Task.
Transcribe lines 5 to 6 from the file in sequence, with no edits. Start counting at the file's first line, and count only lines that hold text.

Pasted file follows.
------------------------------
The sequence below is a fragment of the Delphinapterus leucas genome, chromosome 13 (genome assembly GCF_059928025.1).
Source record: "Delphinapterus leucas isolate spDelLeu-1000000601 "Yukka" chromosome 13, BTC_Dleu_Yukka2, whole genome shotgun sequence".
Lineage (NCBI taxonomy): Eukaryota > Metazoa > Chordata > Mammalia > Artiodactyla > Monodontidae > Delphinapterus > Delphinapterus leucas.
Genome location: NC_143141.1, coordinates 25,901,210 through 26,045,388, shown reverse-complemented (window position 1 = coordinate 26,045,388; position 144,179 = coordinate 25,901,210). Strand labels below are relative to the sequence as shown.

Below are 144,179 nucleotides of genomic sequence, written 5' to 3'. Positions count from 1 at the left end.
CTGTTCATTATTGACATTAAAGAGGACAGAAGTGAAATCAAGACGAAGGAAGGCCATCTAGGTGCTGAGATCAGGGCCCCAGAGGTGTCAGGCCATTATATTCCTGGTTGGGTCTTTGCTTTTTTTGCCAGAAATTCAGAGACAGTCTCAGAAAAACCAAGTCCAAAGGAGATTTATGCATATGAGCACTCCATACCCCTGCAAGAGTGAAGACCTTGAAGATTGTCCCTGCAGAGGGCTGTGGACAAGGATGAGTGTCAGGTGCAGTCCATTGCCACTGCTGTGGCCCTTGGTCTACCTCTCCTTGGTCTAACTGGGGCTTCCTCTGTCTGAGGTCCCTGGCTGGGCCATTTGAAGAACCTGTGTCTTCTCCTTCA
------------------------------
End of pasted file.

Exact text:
Below are 144,179 nucleotides of genomic sequence, written 5' to 3'. Positions count from 1 at the left end.
CTGTTCATTATTGACATTAAAGAGGACAGAAGTGAAATCAAGACGAAGGAAGGCCATCTAGGTGCTGAGATCAGGGCCCCAGAGGTGTCAGGCCATTATATTCCTGGTTGGGTCTTTGCTTTTTTTGCCAGAAATTCAGAGACAGTCTCAGAAAAACCAAGTCCAAAGGAGATTTATGCATATGAGCACTCCATACCCCTGCAAGAGTGAAGACCTTGAAGATTGTCCCTGCAGAGGGCTGTGGACAAGGATGAGTGTCAGGTGCAGTCCATTGCCACTGCTGTGGCCCTTGGTCTACCTCTCCTTGGTCTAACTGGGGCTTCCTCTGTCTGAGGTCCCTGGCTGGGCCATTTGAAGAACCTGTGTCTTCTCCTTCA